How does one select a surge protector for a typical home?

We get surges and slight drops in line voltage. We are the last pole on a small town electric provider, three miles from town. Surge protectors cost from $180 to thousands.

How do I determine what is good but not cheap and not more than I need?

  • 5
    Answerers - Please don't just post links to your "favourite" surge protector. The question is how to decide which one to buy.
    – ChrisF
    Commented May 25, 2013 at 15:45

3 Answers 3


First off: If your lights dim and brighten, that's due to changes in voltage. To solve this requires a "power conditioner", or solving a serious problem known as a "floating neutral".

To protect against lightning or high voltage spikes, you want a "surge protector". These protect equipment from damage (the spikes can be tens of thousands of volts).

To keep computers or TV's running through brief power outages you want an "uninterruptible power supply" or UPS.

And finally you might want a "backup generator".

It's possible you want all four types of device in different places. Some devices combine more than one function. For example a good offline UPS will offer power conditioning and and surge protection, but will be limited in capacity and not suitable for the entire building.

Power does not "flow through" a whole house surge protector. One unit, costing perhaps $100, protects the entire house.

There's typically only one whole house unit made for your particular brand of main electrical service panel. Thus, choosing a whole house surge protector is easy (see a list of them over at my website http://guides.obviously.com/Whole-House-Surge-Protectors/1482 ).

  • Your website would be a whole lot more educational if it explained what Type 1 and 2 mean.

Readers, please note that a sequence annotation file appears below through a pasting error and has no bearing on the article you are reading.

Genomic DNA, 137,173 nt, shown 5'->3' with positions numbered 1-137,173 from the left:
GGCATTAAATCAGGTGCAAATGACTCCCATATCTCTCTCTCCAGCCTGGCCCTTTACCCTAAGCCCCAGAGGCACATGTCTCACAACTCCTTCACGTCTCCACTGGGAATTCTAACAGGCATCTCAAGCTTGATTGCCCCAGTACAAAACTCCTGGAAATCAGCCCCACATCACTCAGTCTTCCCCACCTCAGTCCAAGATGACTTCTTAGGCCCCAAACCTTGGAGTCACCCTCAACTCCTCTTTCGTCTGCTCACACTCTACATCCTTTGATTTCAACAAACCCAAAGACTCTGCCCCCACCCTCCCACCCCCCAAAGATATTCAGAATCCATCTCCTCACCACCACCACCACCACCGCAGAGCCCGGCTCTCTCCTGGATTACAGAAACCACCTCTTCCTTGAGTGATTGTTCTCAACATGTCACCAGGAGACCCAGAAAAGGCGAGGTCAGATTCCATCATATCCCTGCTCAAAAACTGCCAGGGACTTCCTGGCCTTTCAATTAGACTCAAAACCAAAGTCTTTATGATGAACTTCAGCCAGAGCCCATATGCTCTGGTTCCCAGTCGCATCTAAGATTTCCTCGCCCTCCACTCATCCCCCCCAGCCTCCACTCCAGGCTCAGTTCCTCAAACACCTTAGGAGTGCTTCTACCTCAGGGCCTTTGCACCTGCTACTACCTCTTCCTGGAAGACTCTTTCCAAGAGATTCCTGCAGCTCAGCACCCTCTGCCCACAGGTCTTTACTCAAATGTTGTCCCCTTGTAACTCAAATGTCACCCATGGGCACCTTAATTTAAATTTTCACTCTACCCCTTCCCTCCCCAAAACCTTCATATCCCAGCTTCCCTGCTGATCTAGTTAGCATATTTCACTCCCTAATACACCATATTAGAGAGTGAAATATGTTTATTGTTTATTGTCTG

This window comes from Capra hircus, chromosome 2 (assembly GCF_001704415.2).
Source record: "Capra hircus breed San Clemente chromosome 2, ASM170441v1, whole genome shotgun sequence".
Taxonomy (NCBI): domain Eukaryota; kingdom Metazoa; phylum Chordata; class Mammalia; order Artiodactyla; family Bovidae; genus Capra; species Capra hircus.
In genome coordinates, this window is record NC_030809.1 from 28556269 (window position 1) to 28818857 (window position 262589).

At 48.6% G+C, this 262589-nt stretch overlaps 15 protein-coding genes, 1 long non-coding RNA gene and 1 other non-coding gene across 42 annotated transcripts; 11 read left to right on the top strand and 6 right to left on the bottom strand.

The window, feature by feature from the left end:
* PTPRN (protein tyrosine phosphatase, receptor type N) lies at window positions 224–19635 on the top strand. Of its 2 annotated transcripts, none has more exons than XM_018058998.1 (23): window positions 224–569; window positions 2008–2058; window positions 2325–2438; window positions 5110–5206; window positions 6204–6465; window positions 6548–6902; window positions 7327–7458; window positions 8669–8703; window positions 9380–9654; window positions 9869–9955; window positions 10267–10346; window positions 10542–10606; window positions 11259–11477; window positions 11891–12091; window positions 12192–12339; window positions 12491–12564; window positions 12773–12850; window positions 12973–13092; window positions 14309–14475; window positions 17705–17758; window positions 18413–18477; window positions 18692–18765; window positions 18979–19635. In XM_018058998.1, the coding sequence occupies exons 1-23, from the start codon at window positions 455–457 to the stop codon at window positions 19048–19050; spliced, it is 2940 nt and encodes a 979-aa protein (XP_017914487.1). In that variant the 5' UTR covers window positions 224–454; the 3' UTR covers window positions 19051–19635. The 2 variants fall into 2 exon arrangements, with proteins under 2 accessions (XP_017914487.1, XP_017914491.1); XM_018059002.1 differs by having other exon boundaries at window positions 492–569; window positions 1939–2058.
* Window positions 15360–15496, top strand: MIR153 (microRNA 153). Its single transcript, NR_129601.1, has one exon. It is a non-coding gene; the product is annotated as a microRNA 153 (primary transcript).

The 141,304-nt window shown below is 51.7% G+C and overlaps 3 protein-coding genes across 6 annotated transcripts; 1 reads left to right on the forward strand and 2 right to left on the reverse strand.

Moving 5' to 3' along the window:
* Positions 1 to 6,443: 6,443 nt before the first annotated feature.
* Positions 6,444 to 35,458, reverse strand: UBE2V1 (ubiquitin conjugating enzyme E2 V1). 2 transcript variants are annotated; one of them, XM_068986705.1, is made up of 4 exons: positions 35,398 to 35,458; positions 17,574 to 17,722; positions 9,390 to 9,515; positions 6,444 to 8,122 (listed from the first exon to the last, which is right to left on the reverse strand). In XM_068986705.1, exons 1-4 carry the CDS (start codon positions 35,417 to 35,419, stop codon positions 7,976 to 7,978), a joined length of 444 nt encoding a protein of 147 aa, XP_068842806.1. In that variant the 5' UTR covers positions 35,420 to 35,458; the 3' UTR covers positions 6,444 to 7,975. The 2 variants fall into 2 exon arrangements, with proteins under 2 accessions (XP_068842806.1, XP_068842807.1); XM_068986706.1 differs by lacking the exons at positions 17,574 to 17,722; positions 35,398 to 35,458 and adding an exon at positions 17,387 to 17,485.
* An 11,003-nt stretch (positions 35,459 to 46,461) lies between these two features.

– wallyk
    Commented Sep 19, 2014 at 4:57


  1. If you are serious about surge protection then don't think cost: think quality.
  2. Calculate the total amperes of all your circuit breakers and chose a surge protector that is between 10-15% more than what you have calculated.
  3. Do not protect circuits that draw high amounts of power (i.e. pool pumps, electric hot-water systems or air conditioners). These devices often spike when more demand is placed on them and may fry your surge protector.
  4. Avoid surge protectors that offer $250,000 (if you are choosing them for that particular reason) as they will never pay out and those guarantees bump the prices up.

Also look into the brand Schneider Electric (worldwide) range of surge arrestors or any Eaton (worldwide) DIN mounted surge protectors.

Note: I am not affiliated with any of the brands above. I am just listing them due to their reputation and quality.

  • 4
    I'm afraid this answer while well meaning, is completely off base. A whole house surge protector does not operate inline to a circuit, and thus calculating "total amps" does not make sense. Instead there's a clamping voltage and discharge current, which protects the entire panel regardless of amps.
    – Bryce
    Commented Aug 20, 2014 at 1:52

I looked for a specific recommended model that was known to play nice with X-10 powerline signaling protocol.

I also note that it has status lights visible, so I'll know if it gets "used up".

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